May 24, 2024

US to investigate contamination of US waters from coal mines in British Columbia, Canada – March 11, 2024 at 9:56 pm

Canada and the United States have agreed to review a long-running transboundary dispute over pollution flowing into US waters from coal mines in the Canadian province of British Columbia. Both countries announced this on Monday.

The agreement was announced in a joint statement issued by US Ambassador to Canada David Cohen and his Canadian counterpart, Kirsten Hillman. The US and Canadian governments are working with British Columbia, the US states of Idaho and Montana, and six indigenous communities on both sides.

Canada and the United States have asked the International Joint Commission to establish a formal governing body by June 30 to develop options for the future, according to a joint statement. The IJC is a treaty-based body that mediates water disputes.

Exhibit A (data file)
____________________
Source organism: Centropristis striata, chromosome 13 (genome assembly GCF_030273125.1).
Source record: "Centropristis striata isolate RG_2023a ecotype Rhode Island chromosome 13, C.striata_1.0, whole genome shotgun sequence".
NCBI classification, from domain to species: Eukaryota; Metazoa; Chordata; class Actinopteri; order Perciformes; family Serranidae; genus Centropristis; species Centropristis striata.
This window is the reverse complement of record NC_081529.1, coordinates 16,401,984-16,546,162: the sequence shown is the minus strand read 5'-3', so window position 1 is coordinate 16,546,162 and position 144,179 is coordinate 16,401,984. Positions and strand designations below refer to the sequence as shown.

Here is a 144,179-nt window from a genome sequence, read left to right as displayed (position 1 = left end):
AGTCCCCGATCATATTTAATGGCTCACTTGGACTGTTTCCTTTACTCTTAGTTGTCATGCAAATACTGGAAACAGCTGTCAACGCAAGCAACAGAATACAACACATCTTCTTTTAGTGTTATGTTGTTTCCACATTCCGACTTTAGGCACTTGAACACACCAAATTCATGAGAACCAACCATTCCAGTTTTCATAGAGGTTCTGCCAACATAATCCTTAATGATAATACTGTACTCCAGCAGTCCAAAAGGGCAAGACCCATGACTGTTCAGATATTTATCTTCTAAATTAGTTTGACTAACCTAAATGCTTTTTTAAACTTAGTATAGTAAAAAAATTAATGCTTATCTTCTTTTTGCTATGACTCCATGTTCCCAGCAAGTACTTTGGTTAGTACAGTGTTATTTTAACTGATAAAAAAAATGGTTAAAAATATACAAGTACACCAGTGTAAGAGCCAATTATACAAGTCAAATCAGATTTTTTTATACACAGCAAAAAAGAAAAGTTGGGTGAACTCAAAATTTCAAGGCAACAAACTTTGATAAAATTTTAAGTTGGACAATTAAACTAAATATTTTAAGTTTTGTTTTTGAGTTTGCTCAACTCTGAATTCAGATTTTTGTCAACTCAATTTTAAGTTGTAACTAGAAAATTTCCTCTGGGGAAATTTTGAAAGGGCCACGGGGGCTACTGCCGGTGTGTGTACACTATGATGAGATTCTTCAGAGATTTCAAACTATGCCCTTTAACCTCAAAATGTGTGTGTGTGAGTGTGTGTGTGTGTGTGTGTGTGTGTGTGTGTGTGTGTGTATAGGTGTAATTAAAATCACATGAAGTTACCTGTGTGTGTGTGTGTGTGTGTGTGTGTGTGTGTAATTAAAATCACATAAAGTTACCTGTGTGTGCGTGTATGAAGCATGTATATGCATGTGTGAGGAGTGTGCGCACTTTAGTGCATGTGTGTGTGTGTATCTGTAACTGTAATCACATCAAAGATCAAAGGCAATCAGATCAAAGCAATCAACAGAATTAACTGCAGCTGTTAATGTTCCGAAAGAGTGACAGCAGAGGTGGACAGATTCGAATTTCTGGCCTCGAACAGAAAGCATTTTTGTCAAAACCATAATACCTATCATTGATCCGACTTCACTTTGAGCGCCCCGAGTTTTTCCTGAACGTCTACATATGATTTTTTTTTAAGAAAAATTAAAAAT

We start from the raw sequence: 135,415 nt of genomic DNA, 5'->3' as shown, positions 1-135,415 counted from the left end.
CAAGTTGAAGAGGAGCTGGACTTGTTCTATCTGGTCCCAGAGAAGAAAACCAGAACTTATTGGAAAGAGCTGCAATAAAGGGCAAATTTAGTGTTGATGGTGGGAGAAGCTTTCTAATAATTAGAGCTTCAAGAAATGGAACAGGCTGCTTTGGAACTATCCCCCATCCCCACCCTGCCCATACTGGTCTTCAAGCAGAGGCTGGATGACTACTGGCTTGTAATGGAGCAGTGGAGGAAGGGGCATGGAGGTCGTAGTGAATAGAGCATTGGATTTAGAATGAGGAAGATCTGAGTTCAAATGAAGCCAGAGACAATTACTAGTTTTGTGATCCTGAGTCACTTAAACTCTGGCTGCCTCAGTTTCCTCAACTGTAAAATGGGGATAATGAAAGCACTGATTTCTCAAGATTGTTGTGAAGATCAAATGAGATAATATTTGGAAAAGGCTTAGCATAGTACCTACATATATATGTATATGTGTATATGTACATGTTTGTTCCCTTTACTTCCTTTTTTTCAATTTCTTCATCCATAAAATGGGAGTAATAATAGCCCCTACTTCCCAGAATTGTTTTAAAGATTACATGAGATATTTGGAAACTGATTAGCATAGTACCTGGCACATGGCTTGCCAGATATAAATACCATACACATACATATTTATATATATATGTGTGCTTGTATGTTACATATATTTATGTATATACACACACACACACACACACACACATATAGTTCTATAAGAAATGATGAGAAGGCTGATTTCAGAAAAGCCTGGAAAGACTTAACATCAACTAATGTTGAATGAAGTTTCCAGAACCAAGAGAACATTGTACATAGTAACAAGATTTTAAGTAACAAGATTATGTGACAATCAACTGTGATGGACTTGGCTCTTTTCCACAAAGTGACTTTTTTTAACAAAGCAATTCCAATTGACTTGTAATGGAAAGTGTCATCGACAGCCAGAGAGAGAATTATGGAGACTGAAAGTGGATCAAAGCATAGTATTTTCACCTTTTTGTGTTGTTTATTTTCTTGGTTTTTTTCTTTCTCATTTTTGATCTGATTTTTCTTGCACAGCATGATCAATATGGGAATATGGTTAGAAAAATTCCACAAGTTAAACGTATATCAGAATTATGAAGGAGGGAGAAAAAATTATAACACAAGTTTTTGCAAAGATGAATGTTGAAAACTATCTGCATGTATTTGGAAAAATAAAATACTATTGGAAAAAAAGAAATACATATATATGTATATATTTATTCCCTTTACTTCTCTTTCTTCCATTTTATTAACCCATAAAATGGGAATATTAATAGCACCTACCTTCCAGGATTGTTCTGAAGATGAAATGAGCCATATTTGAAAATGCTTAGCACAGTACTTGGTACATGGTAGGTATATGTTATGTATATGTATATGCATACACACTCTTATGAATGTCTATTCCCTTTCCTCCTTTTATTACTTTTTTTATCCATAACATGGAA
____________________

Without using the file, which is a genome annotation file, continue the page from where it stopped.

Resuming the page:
It said the two countries had asked the IJC to “establish a two-year study group to bring together experts and knowledge holders to conduct transparent and coordinated cross-border data and knowledge exchange”.

The research team is working on finding ways to reduce pollution from coal mines in British Columbia's Elk Valley, which flows into Lake Cooganooza, a reservoir in British Columbia and Montana, and American rivers.

The measures will help “understand the impacts of pollution and take action to reduce and mitigate them,” the US-Canada joint statement said.

A recent U.S. Geological Survey study cited by CBC News says the pollution comes from mines in British Columbia and that efforts by Canadian mining company Teck Resources to slow those releases have had little effect on the amount flowing south.

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Teck Resources said it is looking forward to hearing more about Monday's announcement from the US and Canada. The company will work with the affected parties and pursue a project to improve water quality in the region.

Teck said last month that it aims to complete the sale of the steel coal unit to Glencore after the third quarter of 2024.

Glencore-led consortium Teck Resources' $9 billion bid for its steel coal unit has faced criticism in the US and Canada over water contamination from the mines.